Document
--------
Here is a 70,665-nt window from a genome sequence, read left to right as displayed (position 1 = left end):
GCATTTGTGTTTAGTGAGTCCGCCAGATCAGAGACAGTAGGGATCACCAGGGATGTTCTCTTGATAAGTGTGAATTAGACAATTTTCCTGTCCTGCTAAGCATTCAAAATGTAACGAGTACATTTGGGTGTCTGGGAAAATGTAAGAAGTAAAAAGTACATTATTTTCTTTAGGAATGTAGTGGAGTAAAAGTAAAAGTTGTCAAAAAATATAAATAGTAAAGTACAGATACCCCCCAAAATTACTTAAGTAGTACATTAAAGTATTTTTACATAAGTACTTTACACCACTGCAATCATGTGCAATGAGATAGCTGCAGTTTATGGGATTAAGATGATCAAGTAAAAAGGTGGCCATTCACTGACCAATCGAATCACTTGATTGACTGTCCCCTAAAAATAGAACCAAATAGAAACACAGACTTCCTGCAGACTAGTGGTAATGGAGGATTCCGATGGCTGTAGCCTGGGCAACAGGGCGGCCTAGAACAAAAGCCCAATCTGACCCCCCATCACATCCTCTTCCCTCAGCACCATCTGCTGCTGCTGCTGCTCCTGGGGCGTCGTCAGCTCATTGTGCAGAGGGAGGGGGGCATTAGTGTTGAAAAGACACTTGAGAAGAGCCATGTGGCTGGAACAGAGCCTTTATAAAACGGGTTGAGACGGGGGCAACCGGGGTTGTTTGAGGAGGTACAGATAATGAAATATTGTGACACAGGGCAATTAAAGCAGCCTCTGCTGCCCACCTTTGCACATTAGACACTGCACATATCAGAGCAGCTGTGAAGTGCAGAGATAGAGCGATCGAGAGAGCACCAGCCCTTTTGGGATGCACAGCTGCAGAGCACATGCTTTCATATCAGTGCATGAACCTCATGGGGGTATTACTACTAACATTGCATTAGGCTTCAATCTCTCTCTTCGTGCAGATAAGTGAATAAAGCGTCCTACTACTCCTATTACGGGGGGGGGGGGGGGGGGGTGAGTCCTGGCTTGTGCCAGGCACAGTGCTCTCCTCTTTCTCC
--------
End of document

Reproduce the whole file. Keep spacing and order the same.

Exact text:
Here is a 70,665-nt window from a genome sequence, read left to right as displayed (position 1 = left end):
GCATTTGTGTTTAGTGAGTCCGCCAGATCAGAGACAGTAGGGATCACCAGGGATGTTCTCTTGATAAGTGTGAATTAGACAATTTTCCTGTCCTGCTAAGCATTCAAAATGTAACGAGTACATTTGGGTGTCTGGGAAAATGTAAGAAGTAAAAAGTACATTATTTTCTTTAGGAATGTAGTGGAGTAAAAGTAAAAGTTGTCAAAAAATATAAATAGTAAAGTACAGATACCCCCCAAAATTACTTAAGTAGTACATTAAAGTATTTTTACATAAGTACTTTACACCACTGCAATCATGTGCAATGAGATAGCTGCAGTTTATGGGATTAAGATGATCAAGTAAAAAGGTGGCCATTCACTGACCAATCGAATCACTTGATTGACTGTCCCCTAAAAATAGAACCAAATAGAAACACAGACTTCCTGCAGACTAGTGGTAATGGAGGATTCCGATGGCTGTAGCCTGGGCAACAGGGCGGCCTAGAACAAAAGCCCAATCTGACCCCCCATCACATCCTCTTCCCTCAGCACCATCTGCTGCTGCTGCTGCTCCTGGGGCGTCGTCAGCTCATTGTGCAGAGGGAGGGGGGCATTAGTGTTGAAAAGACACTTGAGAAGAGCCATGTGGCTGGAACAGAGCCTTTATAAAACGGGTTGAGACGGGGGCAACCGGGGTTGTTTGAGGAGGTACAGATAATGAAATATTGTGACACAGGGCAATTAAAGCAGCCTCTGCTGCCCACCTTTGCACATTAGACACTGCACATATCAGAGCAGCTGTGAAGTGCAGAGATAGAGCGATCGAGAGAGCACCAGCCCTTTTGGGATGCACAGCTGCAGAGCACATGCTTTCATATCAGTGCATGAACCTCATGGGGGTATTACTACTAACATTGCATTAGGCTTCAATCTCTCTCTTCGTGCAGATAAGTGAATAAAGCGTCCTACTACTCCTATTACGGGGGGGGGGGGGGGGGGGTGAGTCCTGGCTTGTGCCAGGCACAGTGCTCTCCTCTTTCTCC